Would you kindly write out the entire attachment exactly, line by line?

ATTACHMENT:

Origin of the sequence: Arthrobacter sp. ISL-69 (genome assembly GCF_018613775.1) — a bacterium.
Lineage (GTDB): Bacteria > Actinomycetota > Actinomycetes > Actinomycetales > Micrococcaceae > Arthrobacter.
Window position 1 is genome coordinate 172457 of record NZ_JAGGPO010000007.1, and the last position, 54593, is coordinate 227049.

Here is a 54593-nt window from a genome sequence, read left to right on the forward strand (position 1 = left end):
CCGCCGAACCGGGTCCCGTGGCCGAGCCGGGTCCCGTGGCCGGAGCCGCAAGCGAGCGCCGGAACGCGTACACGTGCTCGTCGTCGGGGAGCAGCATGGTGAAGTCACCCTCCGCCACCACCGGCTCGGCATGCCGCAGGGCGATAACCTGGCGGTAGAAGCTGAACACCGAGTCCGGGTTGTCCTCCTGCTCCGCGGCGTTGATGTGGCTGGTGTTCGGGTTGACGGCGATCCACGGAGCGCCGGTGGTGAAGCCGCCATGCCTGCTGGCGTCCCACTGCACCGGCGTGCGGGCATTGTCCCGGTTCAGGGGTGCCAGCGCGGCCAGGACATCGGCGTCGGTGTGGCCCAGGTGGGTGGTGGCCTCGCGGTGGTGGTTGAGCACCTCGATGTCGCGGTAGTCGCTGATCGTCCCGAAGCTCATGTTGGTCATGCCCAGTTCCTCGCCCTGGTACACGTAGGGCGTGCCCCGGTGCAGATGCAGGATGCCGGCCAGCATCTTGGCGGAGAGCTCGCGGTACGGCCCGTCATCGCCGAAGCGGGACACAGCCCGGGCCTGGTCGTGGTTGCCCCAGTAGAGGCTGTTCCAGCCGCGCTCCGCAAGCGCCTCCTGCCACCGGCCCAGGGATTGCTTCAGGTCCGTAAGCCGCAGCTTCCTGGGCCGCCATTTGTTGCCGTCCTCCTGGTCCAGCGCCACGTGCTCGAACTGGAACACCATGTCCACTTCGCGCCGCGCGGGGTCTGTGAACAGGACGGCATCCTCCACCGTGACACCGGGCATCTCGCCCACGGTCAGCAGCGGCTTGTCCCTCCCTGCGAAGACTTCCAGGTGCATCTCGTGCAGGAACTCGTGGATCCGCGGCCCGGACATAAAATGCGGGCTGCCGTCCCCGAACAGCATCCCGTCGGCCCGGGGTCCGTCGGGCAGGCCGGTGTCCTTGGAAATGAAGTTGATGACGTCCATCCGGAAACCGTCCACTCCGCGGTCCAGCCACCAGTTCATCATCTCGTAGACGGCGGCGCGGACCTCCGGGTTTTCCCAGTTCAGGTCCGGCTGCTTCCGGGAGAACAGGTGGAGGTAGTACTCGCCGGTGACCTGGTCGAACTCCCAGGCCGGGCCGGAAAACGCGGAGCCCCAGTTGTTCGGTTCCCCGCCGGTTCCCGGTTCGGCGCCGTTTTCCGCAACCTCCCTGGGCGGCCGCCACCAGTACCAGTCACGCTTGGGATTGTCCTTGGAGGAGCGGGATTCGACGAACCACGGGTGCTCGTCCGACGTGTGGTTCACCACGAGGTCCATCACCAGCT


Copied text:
Origin of the sequence: Arthrobacter sp. ISL-69 (genome assembly GCF_018613775.1) — a bacterium.
Lineage (GTDB): Bacteria > Actinomycetota > Actinomycetes > Actinomycetales > Micrococcaceae > Arthrobacter.
Window position 1 is genome coordinate 172457 of record NZ_JAGGPO010000007.1, and the last position, 54593, is coordinate 227049.

Here is a 54593-nt window from a genome sequence, read left to right on the forward strand (position 1 = left end):
CCGCCGAACCGGGTCCCGTGGCCGAGCCGGGTCCCGTGGCCGGAGCCGCAAGCGAGCGCCGGAACGCGTACACGTGCTCGTCGTCGGGGAGCAGCATGGTGAAGTCACCCTCCGCCACCACCGGCTCGGCATGCCGCAGGGCGATAACCTGGCGGTAGAAGCTGAACACCGAGTCCGGGTTGTCCTCCTGCTCCGCGGCGTTGATGTGGCTGGTGTTCGGGTTGACGGCGATCCACGGAGCGCCGGTGGTGAAGCCGCCATGCCTGCTGGCGTCCCACTGCACCGGCGTGCGGGCATTGTCCCGGTTCAGGGGTGCCAGCGCGGCCAGGACATCGGCGTCGGTGTGGCCCAGGTGGGTGGTGGCCTCGCGGTGGTGGTTGAGCACCTCGATGTCGCGGTAGTCGCTGATCGTCCCGAAGCTCATGTTGGTCATGCCCAGTTCCTCGCCCTGGTACACGTAGGGCGTGCCCCGGTGCAGATGCAGGATGCCGGCCAGCATCTTGGCGGAGAGCTCGCGGTACGGCCCGTCATCGCCGAAGCGGGACACAGCCCGGGCCTGGTCGTGGTTGCCCCAGTAGAGGCTGTTCCAGCCGCGCTCCGCAAGCGCCTCCTGCCACCGGCCCAGGGATTGCTTCAGGTCCGTAAGCCGCAGCTTCCTGGGCCGCCATTTGTTGCCGTCCTCCTGGTCCAGCGCCACGTGCTCGAACTGGAACACCATGTCCACTTCGCGCCGCGCGGGGTCTGTGAACAGGACGGCATCCTCCACCGTGACACCGGGCATCTCGCCCACGGTCAGCAGCGGCTTGTCCCTCCCTGCGAAGACTTCCAGGTGCATCTCGTGCAGGAACTCGTGGATCCGCGGCCCGGACATAAAATGCGGGCTGCCGTCCCCGAACAGCATCCCGTCGGCCCGGGGTCCGTCGGGCAGGCCGGTGTCCTTGGAAATGAAGTTGATGACGTCCATCCGGAAACCGTCCACTCCGCGGTCCAGCCACCAGTTCATCATCTCGTAGACGGCGGCGCGGACCTCCGGGTTTTCCCAGTTCAGGTCCGGCTGCTTCCGGGAGAACAGGTGGAGGTAGTACTCGCCGGTGACCTGGTCGAACTCCCAGGCCGGGCCGGAAAACGCGGAGCCCCAGTTGTTCGGTTCCCCGCCGGTTCCCGGTTCGGCGCCGTTTTCCGCAACCTCCCTGGGCGGCCGCCACCAGTACCAGTCACGCTTGGGATTGTCCTTGGAGGAGCGGGATTCGACGAACCACGGGTGCTCGTCCGACGTGTGGTTCACCACGAGGTCCATCACCAGCT